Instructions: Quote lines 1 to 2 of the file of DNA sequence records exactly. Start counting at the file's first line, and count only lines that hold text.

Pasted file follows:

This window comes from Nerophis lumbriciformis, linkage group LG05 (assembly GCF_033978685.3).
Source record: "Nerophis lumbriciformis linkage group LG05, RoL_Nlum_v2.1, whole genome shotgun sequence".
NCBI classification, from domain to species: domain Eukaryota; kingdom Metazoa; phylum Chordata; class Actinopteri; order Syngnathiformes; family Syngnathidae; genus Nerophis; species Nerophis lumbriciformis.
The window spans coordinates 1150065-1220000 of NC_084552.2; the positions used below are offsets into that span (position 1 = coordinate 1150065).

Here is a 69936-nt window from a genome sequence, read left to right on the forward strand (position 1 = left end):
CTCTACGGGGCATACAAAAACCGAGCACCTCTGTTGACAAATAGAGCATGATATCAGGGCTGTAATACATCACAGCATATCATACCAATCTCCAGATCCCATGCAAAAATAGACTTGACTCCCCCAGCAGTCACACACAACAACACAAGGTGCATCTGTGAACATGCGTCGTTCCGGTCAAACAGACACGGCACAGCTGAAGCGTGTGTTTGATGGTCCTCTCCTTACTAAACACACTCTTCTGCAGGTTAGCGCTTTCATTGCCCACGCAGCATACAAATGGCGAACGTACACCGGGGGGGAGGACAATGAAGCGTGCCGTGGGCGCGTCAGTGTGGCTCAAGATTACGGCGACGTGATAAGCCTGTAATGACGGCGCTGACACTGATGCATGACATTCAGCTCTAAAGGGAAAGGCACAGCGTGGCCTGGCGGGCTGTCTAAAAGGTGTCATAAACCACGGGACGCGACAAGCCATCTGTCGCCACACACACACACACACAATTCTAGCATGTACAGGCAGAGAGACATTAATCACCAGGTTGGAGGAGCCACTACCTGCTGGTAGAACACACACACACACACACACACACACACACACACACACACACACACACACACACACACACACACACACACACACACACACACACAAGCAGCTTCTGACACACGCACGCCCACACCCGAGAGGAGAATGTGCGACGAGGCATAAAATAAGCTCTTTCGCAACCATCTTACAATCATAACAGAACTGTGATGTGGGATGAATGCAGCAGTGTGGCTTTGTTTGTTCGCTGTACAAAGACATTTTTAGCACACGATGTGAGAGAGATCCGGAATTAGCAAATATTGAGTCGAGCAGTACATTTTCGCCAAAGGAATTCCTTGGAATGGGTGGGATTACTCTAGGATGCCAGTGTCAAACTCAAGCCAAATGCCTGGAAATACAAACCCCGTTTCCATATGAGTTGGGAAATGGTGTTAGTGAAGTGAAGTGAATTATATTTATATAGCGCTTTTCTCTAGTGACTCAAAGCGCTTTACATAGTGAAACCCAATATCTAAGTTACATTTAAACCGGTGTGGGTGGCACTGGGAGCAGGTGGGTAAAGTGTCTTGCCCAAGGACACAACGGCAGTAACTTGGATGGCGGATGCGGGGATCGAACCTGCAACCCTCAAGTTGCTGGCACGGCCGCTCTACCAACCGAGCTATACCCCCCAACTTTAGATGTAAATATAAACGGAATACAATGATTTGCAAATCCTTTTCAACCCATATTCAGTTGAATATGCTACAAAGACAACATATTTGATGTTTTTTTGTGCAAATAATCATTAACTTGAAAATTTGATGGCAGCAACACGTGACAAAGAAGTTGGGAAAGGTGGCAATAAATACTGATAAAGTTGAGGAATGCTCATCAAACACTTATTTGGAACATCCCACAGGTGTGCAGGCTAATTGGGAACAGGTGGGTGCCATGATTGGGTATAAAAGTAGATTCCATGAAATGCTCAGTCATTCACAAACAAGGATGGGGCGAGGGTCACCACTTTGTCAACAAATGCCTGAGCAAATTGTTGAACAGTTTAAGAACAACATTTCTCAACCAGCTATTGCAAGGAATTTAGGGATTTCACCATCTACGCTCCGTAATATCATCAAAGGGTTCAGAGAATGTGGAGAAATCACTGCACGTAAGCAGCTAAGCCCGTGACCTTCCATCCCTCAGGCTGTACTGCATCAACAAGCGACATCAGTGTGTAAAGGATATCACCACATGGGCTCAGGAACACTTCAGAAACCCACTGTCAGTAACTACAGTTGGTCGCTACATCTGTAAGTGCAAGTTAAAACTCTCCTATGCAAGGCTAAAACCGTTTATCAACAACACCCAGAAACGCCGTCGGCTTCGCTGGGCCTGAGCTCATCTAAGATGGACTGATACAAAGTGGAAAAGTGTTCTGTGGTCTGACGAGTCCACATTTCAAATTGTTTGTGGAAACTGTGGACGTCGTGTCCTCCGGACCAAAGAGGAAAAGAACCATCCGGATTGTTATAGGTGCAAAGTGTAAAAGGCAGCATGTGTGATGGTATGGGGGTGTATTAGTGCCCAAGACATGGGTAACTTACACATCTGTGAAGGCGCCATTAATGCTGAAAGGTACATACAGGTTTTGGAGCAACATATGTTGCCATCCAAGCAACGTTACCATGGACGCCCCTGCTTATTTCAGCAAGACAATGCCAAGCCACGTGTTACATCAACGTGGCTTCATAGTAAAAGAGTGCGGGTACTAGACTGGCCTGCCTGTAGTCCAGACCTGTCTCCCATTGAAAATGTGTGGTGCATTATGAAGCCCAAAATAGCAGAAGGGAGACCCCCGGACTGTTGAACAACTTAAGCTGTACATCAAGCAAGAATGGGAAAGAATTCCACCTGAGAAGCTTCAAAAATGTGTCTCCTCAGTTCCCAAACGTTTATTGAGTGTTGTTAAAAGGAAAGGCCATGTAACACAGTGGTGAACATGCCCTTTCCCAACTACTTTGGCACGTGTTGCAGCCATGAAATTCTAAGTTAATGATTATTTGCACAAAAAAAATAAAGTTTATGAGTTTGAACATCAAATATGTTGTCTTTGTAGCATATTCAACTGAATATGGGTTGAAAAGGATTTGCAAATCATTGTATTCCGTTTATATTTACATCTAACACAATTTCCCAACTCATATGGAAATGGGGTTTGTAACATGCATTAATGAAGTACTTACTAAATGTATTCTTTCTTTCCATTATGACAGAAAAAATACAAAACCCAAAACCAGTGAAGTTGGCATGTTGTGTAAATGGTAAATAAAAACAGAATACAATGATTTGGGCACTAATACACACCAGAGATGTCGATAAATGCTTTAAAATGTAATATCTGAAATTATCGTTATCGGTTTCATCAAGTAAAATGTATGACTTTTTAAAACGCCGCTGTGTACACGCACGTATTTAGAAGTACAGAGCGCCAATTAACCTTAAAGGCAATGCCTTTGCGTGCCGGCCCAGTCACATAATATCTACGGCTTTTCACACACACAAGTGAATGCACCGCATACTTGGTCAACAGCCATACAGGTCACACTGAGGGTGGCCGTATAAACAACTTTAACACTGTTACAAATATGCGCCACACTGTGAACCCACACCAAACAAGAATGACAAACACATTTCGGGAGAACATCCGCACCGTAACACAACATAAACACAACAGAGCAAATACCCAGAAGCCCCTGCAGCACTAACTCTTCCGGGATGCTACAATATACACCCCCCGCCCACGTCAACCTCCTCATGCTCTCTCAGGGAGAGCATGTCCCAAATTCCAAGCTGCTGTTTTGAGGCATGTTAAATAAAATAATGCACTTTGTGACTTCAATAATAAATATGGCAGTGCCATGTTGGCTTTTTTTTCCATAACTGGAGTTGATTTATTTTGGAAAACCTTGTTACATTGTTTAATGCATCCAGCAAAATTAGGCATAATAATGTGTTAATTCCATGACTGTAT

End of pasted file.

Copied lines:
This window comes from Nerophis lumbriciformis, linkage group LG05 (assembly GCF_033978685.3).
Source record: "Nerophis lumbriciformis linkage group LG05, RoL_Nlum_v2.1, whole genome shotgun sequence".